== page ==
I'll concede that my colleague has probably participated in more competitions than I. I was a poor kid and didn't have the resources necessary to participate as much as I would have liked. But I cannot recall a tournament that was as he described. It always seemed to me that most of the fencers deeply appreciated the efforts that the hosts put out, and everyone more or less pitched in to make it work. I can recall a foil event that became a midnight ordeal— -- thanks to the electrical equipment going down repeatedly. We finally fenced the last round non-electrically. Not only did eliminated fencers stay to judge, but someone organized a run to a nearby McDonald's for food and coffee!
There was then, as now, the question of directors. Some were good, some not very good. Some dyed-in-the-wool Italian fencers interpreted things a bit differently than those of the French School. But it didn't much matter because your objective was to touch without being touched, not to create a guessing game for the officials. At least all the directors I encountered seemed to understand that the attack was made by moving the point of your sword toward your opponent's body, not by moving your body toward the point of your opponent's sword. The idea of deciding anything by tossing a coin, was not something I ever ran into.
I'm sorry to hear of the injuries Mtre. Hurst and his fellows suffered. I've never suffered any. I've never inflicted any. I've never witnessed any inflicted—though I do remember one very close shave resulting from some fool doing a clumsy "fleche." Mtre Hurst says that safety standards for equipment are better now than in past times.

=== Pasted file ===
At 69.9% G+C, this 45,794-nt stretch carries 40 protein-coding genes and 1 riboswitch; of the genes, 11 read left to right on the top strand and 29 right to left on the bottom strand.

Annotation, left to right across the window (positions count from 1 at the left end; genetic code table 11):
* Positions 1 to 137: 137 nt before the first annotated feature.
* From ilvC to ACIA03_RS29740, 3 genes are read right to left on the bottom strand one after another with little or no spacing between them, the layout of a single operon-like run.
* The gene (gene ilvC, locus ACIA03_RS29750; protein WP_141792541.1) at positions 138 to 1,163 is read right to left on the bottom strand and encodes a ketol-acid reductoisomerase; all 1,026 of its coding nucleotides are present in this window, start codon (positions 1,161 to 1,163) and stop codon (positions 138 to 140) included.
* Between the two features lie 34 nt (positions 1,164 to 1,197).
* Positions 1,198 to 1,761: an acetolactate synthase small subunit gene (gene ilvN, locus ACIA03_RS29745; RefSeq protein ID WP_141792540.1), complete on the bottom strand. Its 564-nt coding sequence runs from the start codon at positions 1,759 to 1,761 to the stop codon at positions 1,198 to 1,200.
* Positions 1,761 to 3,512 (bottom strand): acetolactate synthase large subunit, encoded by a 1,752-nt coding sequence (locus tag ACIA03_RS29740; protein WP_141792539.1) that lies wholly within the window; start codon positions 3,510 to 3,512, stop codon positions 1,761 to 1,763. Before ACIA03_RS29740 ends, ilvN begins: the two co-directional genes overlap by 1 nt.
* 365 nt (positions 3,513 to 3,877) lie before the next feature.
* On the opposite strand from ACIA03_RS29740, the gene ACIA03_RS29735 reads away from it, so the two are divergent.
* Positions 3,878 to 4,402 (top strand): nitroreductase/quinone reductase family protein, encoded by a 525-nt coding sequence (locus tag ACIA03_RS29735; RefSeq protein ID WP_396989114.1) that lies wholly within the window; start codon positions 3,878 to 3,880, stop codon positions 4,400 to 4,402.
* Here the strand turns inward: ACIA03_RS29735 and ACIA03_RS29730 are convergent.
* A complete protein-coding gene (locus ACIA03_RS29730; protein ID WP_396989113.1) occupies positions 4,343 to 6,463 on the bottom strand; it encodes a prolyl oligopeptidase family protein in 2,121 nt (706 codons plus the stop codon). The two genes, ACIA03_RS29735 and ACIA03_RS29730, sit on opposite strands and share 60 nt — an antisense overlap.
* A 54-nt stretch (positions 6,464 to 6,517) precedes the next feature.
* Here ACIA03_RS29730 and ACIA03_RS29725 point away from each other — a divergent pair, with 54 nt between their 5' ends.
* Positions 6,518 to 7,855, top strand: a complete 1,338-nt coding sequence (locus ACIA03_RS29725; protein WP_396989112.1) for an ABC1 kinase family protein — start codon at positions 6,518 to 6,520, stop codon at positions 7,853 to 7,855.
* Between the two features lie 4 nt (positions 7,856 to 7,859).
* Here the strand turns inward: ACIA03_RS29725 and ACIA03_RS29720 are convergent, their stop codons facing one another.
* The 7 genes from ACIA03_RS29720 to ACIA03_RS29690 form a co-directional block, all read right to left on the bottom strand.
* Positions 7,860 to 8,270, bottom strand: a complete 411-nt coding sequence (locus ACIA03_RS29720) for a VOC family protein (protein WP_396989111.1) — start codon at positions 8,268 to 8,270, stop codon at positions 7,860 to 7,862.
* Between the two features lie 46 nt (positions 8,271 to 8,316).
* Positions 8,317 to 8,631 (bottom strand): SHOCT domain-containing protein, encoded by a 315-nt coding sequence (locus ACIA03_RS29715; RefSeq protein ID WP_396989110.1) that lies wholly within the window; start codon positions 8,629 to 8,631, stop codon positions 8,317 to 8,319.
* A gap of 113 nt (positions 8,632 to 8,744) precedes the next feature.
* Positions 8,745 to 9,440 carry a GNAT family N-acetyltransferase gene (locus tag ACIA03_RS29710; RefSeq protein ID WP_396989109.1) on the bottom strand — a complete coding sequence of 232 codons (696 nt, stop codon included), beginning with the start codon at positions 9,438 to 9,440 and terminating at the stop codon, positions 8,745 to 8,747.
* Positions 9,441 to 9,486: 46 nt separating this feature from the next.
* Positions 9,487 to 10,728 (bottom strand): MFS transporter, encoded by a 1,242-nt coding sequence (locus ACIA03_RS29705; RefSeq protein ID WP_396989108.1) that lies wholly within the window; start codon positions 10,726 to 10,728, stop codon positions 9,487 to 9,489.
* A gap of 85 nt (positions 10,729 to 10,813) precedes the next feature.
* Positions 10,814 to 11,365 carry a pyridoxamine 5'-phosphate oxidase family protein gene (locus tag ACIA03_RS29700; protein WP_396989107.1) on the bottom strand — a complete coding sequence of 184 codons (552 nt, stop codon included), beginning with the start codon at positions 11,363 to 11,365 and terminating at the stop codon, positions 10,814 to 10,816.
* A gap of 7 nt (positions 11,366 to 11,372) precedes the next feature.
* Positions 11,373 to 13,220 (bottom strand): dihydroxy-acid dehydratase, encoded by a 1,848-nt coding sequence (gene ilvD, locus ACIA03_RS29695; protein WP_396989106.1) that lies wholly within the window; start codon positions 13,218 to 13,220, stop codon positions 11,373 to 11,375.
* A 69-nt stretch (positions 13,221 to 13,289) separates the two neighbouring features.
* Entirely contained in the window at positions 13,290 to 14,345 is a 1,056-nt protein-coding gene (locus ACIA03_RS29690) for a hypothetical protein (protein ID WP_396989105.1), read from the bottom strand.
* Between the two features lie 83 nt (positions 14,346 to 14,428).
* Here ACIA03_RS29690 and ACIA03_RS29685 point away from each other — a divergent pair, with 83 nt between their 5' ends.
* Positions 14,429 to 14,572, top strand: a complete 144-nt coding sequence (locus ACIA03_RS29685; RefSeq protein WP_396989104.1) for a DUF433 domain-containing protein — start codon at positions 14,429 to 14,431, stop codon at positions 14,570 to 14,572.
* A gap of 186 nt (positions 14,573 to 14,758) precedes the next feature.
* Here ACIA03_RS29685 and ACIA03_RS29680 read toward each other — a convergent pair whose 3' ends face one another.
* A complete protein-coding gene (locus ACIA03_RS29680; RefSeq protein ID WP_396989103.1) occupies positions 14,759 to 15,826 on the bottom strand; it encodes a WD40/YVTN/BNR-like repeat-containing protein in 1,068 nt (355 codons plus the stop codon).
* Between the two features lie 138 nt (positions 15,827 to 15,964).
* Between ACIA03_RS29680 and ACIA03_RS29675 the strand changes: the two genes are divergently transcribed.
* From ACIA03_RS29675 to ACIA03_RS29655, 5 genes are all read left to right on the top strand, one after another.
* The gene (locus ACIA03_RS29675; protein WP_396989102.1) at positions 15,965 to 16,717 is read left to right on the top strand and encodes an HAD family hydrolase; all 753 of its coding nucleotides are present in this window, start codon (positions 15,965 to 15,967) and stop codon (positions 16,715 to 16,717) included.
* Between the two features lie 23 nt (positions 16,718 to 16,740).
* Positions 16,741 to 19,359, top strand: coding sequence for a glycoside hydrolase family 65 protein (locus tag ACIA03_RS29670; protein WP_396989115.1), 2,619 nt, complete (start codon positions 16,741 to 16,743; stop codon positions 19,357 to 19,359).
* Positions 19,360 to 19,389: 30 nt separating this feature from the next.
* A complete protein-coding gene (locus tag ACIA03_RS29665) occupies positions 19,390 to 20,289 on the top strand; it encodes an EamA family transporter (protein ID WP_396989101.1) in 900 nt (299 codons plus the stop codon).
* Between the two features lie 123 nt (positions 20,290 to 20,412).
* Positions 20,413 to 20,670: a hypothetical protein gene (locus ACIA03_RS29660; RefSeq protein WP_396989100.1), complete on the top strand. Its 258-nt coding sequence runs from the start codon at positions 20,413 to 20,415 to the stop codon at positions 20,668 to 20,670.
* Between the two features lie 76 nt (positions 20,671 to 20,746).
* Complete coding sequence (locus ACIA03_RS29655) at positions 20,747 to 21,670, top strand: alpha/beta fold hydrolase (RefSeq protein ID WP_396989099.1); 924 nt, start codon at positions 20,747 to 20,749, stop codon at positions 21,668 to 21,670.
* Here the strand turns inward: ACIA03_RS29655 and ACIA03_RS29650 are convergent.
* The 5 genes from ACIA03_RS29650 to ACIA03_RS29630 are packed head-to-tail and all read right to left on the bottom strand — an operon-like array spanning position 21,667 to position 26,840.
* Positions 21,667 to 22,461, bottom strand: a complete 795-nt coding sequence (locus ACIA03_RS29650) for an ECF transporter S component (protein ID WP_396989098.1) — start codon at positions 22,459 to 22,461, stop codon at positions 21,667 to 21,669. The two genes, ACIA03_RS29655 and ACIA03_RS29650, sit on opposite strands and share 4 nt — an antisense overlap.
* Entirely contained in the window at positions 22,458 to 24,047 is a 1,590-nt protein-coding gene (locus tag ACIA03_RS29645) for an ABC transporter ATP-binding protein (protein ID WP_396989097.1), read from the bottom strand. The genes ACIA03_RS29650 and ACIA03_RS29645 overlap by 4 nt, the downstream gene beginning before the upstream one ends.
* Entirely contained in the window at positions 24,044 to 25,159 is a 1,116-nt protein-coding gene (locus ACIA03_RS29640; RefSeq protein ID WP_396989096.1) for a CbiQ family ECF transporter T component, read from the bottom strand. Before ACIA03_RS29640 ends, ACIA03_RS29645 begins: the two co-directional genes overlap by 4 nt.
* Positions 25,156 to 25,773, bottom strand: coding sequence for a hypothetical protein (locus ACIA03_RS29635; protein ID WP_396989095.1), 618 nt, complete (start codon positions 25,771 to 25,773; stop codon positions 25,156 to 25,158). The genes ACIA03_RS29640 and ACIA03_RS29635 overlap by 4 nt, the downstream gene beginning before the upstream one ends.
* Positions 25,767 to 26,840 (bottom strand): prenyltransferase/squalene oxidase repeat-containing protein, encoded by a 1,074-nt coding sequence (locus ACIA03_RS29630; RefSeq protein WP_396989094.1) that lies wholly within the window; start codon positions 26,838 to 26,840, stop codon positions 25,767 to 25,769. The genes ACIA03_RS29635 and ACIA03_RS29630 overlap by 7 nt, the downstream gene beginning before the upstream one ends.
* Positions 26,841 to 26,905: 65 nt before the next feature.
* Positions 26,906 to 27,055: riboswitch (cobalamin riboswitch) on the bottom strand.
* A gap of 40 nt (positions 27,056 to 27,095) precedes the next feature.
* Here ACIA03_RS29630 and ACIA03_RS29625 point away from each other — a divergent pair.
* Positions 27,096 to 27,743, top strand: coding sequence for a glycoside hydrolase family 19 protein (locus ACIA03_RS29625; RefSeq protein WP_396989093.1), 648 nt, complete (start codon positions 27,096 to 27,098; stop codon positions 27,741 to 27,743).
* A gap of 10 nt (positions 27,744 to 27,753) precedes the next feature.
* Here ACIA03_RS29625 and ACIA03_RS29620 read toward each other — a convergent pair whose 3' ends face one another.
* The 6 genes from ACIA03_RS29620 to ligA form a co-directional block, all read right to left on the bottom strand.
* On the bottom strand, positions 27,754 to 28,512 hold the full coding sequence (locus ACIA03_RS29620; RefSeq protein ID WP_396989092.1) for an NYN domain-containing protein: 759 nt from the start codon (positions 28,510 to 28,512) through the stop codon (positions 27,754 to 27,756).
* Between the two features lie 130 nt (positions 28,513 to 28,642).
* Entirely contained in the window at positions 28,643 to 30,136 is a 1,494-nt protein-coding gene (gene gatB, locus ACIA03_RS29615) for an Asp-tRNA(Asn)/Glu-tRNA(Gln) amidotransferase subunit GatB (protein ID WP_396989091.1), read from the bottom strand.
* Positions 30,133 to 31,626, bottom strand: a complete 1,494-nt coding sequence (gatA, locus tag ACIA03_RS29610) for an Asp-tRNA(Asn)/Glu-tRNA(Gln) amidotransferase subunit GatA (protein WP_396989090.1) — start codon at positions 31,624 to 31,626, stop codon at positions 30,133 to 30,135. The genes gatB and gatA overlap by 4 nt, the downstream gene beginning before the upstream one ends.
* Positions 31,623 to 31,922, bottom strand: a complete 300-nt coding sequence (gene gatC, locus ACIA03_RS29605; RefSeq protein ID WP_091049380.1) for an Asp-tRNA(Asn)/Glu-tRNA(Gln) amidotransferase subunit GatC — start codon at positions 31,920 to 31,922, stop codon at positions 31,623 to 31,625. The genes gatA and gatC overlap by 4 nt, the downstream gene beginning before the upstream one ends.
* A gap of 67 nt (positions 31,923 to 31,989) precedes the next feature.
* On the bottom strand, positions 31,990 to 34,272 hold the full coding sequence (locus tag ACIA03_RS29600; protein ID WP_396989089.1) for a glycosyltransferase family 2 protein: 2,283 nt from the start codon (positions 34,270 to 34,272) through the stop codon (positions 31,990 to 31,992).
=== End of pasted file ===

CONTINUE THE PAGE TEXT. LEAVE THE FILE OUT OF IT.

I receive a fair number of inquiries each week from disillusioned fencers unsatisfied with the "sport" of fencing and from not-yet-fencers who haven't any interest in the sport they have seen, all looking for a "classical" teacher. There seems to be an increasing population interested in the archaic, unfashionable, low-tech notions of classical fencing. It may be that the pendulum has swung as far as possible away from real swordplay and is starting to swing back toward it.
I think it would be foolish to ignore these people. And I think it not very gracious to pelt them with such wholly undeserved ridicule.
Adam Adrian Crown, Maitre d'Armes
This article originally appeared in Vol5 No1 June 2000 of Fencers Quarterly Magazine.
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The Naked Truth | If I Had a Hammer
The Sabre's Edge | Swordfight at the OK Corral
How to Defend a Monopoly | A Propos d'un Accident
The Dubious Quick Kill part 1 | The Dubious Quick Kill part 2
Review and Commentary | Duels with the Sword | Starting with Foil
Liancour's Tercentenary | The Manuel d'escrime of 1877 | The Military Masters Fencing Program
Analysis of the Patton Fencing Manual | The Red Court Fencing's Royal Connection
| The Practical Saviolo part 1 | Saddle, Lance and Stirrup
Demystification of the Spanish School 1 | Demystification of the Spanish School 2
Demystification of the Spanish School 3
| A Brief Look at Joseph Swetnam
| Ithacan Retains Title | Third Time's a Charm
Cross-Training Not Cross-Purposes | Riposte Direct | Use of the Word "Sparring"
Chivalry Makes a Come-back | Teachings of Marozzo |